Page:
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Candidates fighting for Senate seat take center stage in live debate

The fight for the senate seat, formerly held for decades by the late Dianne Feinstein took center stage Monday in the Bay Area as the four leading candidates squared off in a live debate.

The election to fill the remainder of Feinstein’s term is now just three weeks away followed by a November general election.

There were a few barbs exchanged between the front runners Adam Schiff and Republican Steve Garvey, while Congresswoman Katie Porter called an end to political bickering between Democrats and Republicans.

The Senate debate heat was turned up when the only Republican in the race, candidate Steve Garvey, went right after his opponents on the stage on the issue of homelessness.

“These are three career politicians who have failed the people. Sixty years of experience. They could have solved this issue,” he said.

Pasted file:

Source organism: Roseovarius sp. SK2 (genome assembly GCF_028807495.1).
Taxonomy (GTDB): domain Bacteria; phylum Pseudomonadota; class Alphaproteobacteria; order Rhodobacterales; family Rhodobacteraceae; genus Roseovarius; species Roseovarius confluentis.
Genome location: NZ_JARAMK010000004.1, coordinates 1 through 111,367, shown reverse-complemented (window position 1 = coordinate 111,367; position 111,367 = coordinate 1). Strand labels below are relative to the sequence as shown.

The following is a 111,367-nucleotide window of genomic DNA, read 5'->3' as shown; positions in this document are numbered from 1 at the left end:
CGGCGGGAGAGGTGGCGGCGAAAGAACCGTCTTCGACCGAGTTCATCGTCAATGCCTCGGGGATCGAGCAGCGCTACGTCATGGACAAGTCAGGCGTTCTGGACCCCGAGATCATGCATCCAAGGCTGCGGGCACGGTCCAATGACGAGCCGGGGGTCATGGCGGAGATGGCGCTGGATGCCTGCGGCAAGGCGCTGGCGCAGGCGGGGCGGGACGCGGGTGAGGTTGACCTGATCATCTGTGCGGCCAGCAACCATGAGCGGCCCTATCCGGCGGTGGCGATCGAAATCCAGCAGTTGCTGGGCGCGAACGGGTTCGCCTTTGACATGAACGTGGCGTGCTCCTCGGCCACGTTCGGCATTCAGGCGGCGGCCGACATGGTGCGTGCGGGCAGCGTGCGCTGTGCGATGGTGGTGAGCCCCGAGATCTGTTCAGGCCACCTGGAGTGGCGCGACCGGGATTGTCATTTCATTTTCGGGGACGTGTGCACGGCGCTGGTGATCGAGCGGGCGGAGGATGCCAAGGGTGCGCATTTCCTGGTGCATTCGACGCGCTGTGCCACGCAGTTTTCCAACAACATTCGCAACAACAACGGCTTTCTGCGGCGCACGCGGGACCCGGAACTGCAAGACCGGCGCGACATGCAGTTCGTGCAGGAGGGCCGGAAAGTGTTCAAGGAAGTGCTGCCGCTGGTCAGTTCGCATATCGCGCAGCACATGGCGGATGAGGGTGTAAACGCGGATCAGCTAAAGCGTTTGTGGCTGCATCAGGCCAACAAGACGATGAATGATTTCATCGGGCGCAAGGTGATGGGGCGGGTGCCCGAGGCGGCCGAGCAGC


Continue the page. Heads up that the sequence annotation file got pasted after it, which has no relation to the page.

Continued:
The former Major League Baseball player, with no political experience, jumped into a virtual tie with Porter for second in recent polls.    

But both are chasing Schiff who led the house impeachment of former President Donald Trump and who said Trump is still the greatest threat to democracy — something Garvey jumped on.

“Packing the court. Doing away with the filibuster, these are the things that deconstruct democracy, and you were in advocate for this,” said Garvey.

“And Donald Trump packed the Supreme Court, which is why millions of Americans lost their right of reproductive freedom,” said Schiff. 

Meanwhile, Porter, who became famous for her tough questions and white board presentations in House committee hearings, said she’s the only candidate fighting for fair pay and crackdowns on corporate price gouging.

“We need to be focused on our future as a state and how we can bring down the cost of living and how people can afford to live here and raise their families here,” said Porter. 

But the Bay Area’s own Barbara Lee, who has been trailing in the polls, says she’ll make sure the richest 1% pay their fair share in taxes and she stood by her call for a hefty $50-an-hour minimum wage.

“You’re talking about $20 to $25, fine, but I have got to be focused on what California needs and what the affordability factor is,” she said.

The top two vote getters on March 5 move on to the November general election regardless of their party affiliations.

Ultimately, voters are choosing a senator to complete the rest of Senator Feinstein’s term, plus the regular six-year term that begins in January.


Source: NBC Bay Area

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